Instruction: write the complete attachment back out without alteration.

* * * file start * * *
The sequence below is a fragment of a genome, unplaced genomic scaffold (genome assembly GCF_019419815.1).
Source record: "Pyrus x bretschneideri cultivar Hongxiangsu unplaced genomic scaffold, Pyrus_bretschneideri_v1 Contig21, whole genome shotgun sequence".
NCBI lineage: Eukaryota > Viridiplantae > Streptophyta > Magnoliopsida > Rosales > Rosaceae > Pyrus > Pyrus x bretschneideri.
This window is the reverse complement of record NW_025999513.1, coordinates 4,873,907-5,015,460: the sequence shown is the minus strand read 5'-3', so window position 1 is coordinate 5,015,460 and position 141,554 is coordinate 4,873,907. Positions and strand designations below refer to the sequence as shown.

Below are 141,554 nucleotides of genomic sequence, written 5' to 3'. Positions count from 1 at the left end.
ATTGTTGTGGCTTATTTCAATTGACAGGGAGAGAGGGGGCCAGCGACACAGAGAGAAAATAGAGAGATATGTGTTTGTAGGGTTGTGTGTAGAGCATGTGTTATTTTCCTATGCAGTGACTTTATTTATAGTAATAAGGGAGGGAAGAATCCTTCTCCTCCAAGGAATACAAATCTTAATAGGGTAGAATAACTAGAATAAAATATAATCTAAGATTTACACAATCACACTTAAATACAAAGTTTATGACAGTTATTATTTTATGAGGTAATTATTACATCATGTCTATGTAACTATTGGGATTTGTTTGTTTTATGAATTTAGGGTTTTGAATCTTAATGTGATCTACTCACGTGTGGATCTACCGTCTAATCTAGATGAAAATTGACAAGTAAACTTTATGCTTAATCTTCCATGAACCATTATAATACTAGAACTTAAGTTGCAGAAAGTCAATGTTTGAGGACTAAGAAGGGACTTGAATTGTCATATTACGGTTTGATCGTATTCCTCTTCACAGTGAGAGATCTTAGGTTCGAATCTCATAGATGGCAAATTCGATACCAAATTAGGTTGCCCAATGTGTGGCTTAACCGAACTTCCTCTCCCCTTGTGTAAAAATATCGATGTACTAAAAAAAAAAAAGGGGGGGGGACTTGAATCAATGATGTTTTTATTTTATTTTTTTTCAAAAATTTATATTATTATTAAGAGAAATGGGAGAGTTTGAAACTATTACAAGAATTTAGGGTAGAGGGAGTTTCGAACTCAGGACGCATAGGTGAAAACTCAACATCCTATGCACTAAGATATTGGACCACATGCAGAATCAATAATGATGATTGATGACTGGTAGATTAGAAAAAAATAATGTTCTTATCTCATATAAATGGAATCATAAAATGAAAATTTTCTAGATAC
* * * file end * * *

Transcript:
The sequence below is a fragment of a genome, unplaced genomic scaffold (genome assembly GCF_019419815.1).
Source record: "Pyrus x bretschneideri cultivar Hongxiangsu unplaced genomic scaffold, Pyrus_bretschneideri_v1 Contig21, whole genome shotgun sequence".
NCBI lineage: Eukaryota > Viridiplantae > Streptophyta > Magnoliopsida > Rosales > Rosaceae > Pyrus > Pyrus x bretschneideri.
This window is the reverse complement of record NW_025999513.1, coordinates 4,873,907-5,015,460: the sequence shown is the minus strand read 5'-3', so window position 1 is coordinate 5,015,460 and position 141,554 is coordinate 4,873,907. Positions and strand designations below refer to the sequence as shown.

Below are 141,554 nucleotides of genomic sequence, written 5' to 3'. Positions count from 1 at the left end.
ATTGTTGTGGCTTATTTCAATTGACAGGGAGAGAGGGGGCCAGCGACACAGAGAGAAAATAGAGAGATATGTGTTTGTAGGGTTGTGTGTAGAGCATGTGTTATTTTCCTATGCAGTGACTTTATTTATAGTAATAAGGGAGGGAAGAATCCTTCTCCTCCAAGGAATACAAATCTTAATAGGGTAGAATAACTAGAATAAAATATAATCTAAGATTTACACAATCACACTTAAATACAAAGTTTATGACAGTTATTATTTTATGAGGTAATTATTACATCATGTCTATGTAACTATTGGGATTTGTTTGTTTTATGAATTTAGGGTTTTGAATCTTAATGTGATCTACTCACGTGTGGATCTACCGTCTAATCTAGATGAAAATTGACAAGTAAACTTTATGCTTAATCTTCCATGAACCATTATAATACTAGAACTTAAGTTGCAGAAAGTCAATGTTTGAGGACTAAGAAGGGACTTGAATTGTCATATTACGGTTTGATCGTATTCCTCTTCACAGTGAGAGATCTTAGGTTCGAATCTCATAGATGGCAAATTCGATACCAAATTAGGTTGCCCAATGTGTGGCTTAACCGAACTTCCTCTCCCCTTGTGTAAAAATATCGATGTACTAAAAAAAAAAAAGGGGGGGGGACTTGAATCAATGATGTTTTTATTTTATTTTTTTTCAAAAATTTATATTATTATTAAGAGAAATGGGAGAGTTTGAAACTATTACAAGAATTTAGGGTAGAGGGAGTTTCGAACTCAGGACGCATAGGTGAAAACTCAACATCCTATGCACTAAGATATTGGACCACATGCAGAATCAATAATGATGATTGATGACTGGTAGATTAGAAAAAAATAATGTTCTTATCTCATATAAATGGAATCATAAAATGAAAATTTTCTAGATAC